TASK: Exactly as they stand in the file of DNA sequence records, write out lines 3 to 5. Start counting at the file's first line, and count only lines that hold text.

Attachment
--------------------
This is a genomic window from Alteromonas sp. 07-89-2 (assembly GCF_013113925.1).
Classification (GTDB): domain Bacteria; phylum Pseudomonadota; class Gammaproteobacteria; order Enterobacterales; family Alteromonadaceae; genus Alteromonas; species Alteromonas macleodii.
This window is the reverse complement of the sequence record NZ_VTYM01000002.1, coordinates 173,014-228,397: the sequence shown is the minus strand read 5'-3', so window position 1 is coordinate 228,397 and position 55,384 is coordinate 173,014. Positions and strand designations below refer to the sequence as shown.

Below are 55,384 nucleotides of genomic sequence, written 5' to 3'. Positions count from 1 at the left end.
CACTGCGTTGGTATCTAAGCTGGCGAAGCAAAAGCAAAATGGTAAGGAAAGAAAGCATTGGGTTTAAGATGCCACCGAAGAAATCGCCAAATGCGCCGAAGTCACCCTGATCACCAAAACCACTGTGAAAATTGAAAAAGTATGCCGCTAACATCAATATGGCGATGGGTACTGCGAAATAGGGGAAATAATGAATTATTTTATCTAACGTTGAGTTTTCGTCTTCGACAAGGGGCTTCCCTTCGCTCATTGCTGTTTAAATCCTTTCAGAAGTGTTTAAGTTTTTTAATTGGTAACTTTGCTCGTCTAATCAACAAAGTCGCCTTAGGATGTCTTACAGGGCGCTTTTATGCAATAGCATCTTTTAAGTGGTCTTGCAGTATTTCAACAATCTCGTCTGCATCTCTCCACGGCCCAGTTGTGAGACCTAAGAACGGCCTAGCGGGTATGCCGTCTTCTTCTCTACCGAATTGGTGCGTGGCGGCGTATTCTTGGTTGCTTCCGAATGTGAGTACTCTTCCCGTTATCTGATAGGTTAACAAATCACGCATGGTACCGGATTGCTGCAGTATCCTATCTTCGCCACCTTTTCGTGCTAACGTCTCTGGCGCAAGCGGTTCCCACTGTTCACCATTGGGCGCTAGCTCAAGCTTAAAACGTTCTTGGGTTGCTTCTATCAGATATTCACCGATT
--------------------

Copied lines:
This window is the reverse complement of the sequence record NZ_VTYM01000002.1, coordinates 173,014-228,397: the sequence shown is the minus strand read 5'-3', so window position 1 is coordinate 228,397 and position 55,384 is coordinate 173,014. Positions and strand designations below refer to the sequence as shown.

Below are 55,384 nucleotides of genomic sequence, written 5' to 3'. Positions count from 1 at the left end.
CACTGCGTTGGTATCTAAGCTGGCGAAGCAAAAGCAAAATGGTAAGGAAAGAAAGCATTGGGTTTAAGATGCCACCGAAGAAATCGCCAAATGCGCCGAAGTCACCCTGATCACCAAAACCACTGTGAAAATTGAAAAAGTATGCCGCTAACATCAATATGGCGATGGGTACTGCGAAATAGGGGAAATAATGAATTATTTTATCTAACGTTGAGTTTTCGTCTTCGACAAGGGGCTTCCCTTCGCTCATTGCTGTTTAAATCCTTTCAGAAGTGTTTAAGTTTTTTAATTGGTAACTTTGCTCGTCTAATCAACAAAGTCGCCTTAGGATGTCTTACAGGGCGCTTTTATGCAATAGCATCTTTTAAGTGGTCTTGCAGTATTTCAACAATCTCGTCTGCATCTCTCCACGGCCCAGTTGTGAGACCTAAGAACGGCCTAGCGGGTATGCCGTCTTCTTCTCTACCGAATTGGTGCGTGGCGGCGTATTCTTGGTTGCTTCCGAATGTGAGTACTCTTCCCGTTATCTGATAGGTTAACAAATCACGCATGGTACCGGATTGCTGCAGTATCCTATCTTCGCCACCTTTTCGTGCTAACGTCTCTGGCGCAAGCGGTTCCCACTGTTCACCATTGGGCGCTAGCTCAAGCTTAAAACGTTCTTGGGTTGCTTCTATCAGATATTCACCGATT